From cloud privacy to IoT privacy, we worry about data protection in relation to our use of tech. How about personal information in our brain? Can we continue to enjoy brain privacy?
Araceli Camargo is a cognitive neuroscientist, working on perception, specifically attention and memory. We talked to her about the privacy of what is going on in our heads, in other words about brain privacy.
Are we getting close to ‘mind-reading’?
No, we are not getting remotely close to mind-reading. There are three main elements we have discovered of the brain; it is electrical, chemical, and brain matter. Thoughts are arguably a composition of all of those elements, so an electrical pulse doesn’t equate to being able to read thoughts. Also, there is the argument mobile EEG’s, which are used for this, still lack technology advance for accurate reading of brain activity, especially given that the brain is known for being quite noisy. This “noise” is indicating that it can fire spontaneously with no correlation to stimuli.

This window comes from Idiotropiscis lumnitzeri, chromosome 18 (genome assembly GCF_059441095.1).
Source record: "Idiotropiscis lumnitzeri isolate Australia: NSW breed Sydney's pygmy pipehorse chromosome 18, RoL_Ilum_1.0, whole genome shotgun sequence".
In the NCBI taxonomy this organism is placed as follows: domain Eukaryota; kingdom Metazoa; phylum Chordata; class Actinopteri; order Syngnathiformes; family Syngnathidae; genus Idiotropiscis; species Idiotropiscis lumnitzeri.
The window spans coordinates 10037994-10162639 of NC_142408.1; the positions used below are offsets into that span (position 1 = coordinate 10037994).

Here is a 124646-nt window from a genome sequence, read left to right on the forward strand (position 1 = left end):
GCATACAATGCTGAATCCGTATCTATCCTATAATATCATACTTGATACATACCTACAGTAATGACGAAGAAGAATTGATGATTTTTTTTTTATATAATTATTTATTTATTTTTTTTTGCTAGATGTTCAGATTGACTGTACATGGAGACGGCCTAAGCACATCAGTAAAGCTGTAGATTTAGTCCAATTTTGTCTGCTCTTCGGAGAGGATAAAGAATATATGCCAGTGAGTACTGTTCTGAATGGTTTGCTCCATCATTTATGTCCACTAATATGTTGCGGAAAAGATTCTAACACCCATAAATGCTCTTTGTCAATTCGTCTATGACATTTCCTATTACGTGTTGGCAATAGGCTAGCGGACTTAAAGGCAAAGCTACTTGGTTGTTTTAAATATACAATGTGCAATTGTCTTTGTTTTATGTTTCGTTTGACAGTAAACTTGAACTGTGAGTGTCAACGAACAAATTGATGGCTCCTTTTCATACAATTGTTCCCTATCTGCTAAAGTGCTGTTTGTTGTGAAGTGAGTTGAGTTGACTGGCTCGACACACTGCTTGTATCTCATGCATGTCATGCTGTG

Any information about an individual we can already obtain from monitoring brain activity with the technology currently available?
Monitoring brain activity has existed for over 20 years in the field of neuroscience, starting with the FMRI machine. Each machine looks at different aspects of the brain, some look at brain cell communication, some architecture, and other look at the circuits and networking of the brain. What is important to note is that they look at brain function rather than “person function”, so does not let you know anything micro about a person. For instance, it can tell you weather you have epilepsy but not what your favourite colour is.
Is neuroscience sufficiently aware of privacy risks pertaining to technological development?
This is not something that would be often discussed. Some of neurotech devices are not classified as medical devices, therefore do not have to go through the rigour that medical devices go through.